What’s Next in Tech?

What’s Next in Tech?

The spread and influence of technology over the next five years will be a key driver of change across the globe. However, there will be regional differences and some countries will leapfrog traditional cycles of development. 

In this paper we discuss these regional factors and consider how technology changes will impact consumers, retailers and consumer-facing brands.

We identified 14 technology shifts in play over the next five years. The top four rankings included:

  • The spread of existing technology and infrastructure
  • Machine learning and decision making
  • Big data and artificial intelligence
  • Cashless payment technology

We also ranked the likelihood of future scenarios and outcomes that the convergence of technologies could bring to consumers, retailers and suppliers. The top ranked outcomes globally were:

  • Consumers: Technology for convenience; and consumers willing to accept suggestions from devices will likely see a rise in programmatic consumption – tied in first place in the consumer field.
  • Retailers: Instant payment – as baskets are captured and paid for as consumers walk out of the store.
  • Consumer-facing brands: Using technology for brand building and public relations purposes.

Technology adoption and impact will not be homogenous and there are a number of regional differences that are explained by our experts in terms of consumer, economic, political and other considerations. These factors provide insights to which technologies in which markets may be important to focus on during the next five years.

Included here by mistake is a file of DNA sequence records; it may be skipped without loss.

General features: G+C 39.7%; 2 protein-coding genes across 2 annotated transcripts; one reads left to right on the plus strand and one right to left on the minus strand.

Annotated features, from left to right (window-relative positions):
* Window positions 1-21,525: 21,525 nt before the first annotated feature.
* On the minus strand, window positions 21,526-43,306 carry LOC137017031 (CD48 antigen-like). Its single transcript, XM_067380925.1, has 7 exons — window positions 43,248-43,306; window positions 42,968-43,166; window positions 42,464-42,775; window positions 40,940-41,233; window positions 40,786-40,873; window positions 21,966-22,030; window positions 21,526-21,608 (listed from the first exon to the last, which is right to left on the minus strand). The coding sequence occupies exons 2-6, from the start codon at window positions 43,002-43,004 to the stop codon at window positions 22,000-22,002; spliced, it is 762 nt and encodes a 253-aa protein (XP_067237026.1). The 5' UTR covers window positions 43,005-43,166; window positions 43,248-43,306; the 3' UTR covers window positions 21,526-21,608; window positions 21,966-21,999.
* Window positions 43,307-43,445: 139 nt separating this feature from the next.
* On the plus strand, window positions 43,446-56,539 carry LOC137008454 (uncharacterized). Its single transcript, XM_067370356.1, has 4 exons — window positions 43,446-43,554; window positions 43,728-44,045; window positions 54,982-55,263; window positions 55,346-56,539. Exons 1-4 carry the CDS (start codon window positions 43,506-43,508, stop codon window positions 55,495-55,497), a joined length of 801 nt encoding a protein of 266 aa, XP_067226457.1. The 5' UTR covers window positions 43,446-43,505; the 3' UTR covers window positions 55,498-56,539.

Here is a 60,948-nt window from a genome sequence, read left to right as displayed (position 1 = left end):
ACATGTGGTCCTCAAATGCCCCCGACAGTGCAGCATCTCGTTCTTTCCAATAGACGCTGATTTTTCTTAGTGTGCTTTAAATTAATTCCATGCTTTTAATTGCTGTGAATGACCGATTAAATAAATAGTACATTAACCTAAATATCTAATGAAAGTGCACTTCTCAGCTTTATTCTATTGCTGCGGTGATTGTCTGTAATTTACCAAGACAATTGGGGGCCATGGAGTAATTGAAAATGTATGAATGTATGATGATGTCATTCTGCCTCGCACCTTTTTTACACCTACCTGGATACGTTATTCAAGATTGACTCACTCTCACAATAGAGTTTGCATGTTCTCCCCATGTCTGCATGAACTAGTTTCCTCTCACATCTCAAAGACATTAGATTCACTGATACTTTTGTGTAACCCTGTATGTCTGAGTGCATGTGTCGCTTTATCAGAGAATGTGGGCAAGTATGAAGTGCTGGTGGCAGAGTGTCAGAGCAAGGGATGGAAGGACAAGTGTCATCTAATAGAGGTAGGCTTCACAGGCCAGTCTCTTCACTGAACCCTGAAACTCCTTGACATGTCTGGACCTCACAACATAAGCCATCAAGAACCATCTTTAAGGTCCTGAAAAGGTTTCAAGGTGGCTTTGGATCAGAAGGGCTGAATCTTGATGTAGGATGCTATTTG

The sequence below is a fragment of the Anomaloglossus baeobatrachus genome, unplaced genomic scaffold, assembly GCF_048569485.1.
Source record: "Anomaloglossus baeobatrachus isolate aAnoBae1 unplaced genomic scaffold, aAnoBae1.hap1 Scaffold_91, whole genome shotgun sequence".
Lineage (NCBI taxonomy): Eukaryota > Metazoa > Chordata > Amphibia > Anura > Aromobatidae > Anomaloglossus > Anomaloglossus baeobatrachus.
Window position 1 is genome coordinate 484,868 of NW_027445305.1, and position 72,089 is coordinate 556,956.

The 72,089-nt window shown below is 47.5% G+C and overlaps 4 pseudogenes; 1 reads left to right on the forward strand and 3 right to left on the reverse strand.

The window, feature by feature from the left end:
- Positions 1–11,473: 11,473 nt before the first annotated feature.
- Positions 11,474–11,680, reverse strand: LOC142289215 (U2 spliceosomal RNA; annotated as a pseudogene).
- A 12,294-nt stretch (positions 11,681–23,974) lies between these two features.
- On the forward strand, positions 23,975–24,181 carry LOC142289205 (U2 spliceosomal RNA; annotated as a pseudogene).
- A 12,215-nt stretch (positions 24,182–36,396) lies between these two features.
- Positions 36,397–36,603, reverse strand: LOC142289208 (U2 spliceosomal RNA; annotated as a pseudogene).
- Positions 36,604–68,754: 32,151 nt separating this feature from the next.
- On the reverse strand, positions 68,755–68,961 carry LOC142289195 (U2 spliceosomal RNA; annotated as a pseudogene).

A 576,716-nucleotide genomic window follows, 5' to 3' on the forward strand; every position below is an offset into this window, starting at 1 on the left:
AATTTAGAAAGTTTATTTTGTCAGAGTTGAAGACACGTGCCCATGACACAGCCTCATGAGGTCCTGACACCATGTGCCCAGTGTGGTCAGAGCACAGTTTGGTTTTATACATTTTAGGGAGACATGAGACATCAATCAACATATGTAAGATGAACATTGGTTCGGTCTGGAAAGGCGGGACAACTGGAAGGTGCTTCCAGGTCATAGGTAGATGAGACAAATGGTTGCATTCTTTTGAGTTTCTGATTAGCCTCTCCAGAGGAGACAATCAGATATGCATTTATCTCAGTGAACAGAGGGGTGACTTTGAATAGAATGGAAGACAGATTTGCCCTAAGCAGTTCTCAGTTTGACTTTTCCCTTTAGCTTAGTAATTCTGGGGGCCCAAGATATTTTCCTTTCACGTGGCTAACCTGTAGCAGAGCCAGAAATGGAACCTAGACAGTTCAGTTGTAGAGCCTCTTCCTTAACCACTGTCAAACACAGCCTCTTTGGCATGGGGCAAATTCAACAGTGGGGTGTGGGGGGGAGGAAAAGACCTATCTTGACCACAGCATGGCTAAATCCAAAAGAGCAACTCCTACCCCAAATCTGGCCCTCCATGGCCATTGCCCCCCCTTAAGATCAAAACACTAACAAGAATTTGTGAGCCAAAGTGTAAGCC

Expert commentary by region:

In Southeast Asia and India, we could probably say there is currently weaker technology infrastructure than in the Pacific and China and much higher numbers of consumers who do not have access to the internet, smart phones or mobile subscriptions. This could explain why our experts believe the spread of this tech or the shift of Existing technology and infrastructure would logically have more of an impact in these regions

Remaining in SEA and India, we see that the Sharing economy is ranked highly in the top 4 where geographically large informal economies already exist.  This again may be a reflection of tech solutions meeting these informal economies to enable a greater scale of transactions and entrepreneurial endeavor.

In the Pacific which in terms of technology is comparatively mature, the inclusion of Robotics and drones,  the Internet of things and autonomous transport systems makes sense in a geography where these technologies can be clipped on to existing infrastructure and the cost equation for investment is not unrealistic. Again, there is a logical argument to be made for these technologies to make the biggest impact in this region.

In China where the government has directed a great deal of focus and investment into sustainable energy and a commitment to reducing pollution it makes sense that new energy technology has been ranked as a key shift and key impact.

The two regions of Pacific and China who have ranked Machine learning & decision making  as a key shift have a longer history and deeper penetration with smart phones and apps that would lead more swiftly into consumers using suggested consumption cues. This consumer comfort should not be underrated when considering adoption rates as people are simply more accustomed to the technology and where it is leading.

Read the full report for the extended commentary capturing insights into the barriers and opportunities by region, and trends we see changing the way Asia Pacific businesses need to operate.

Watch the webinar replay here.

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What’s Next in Tech?

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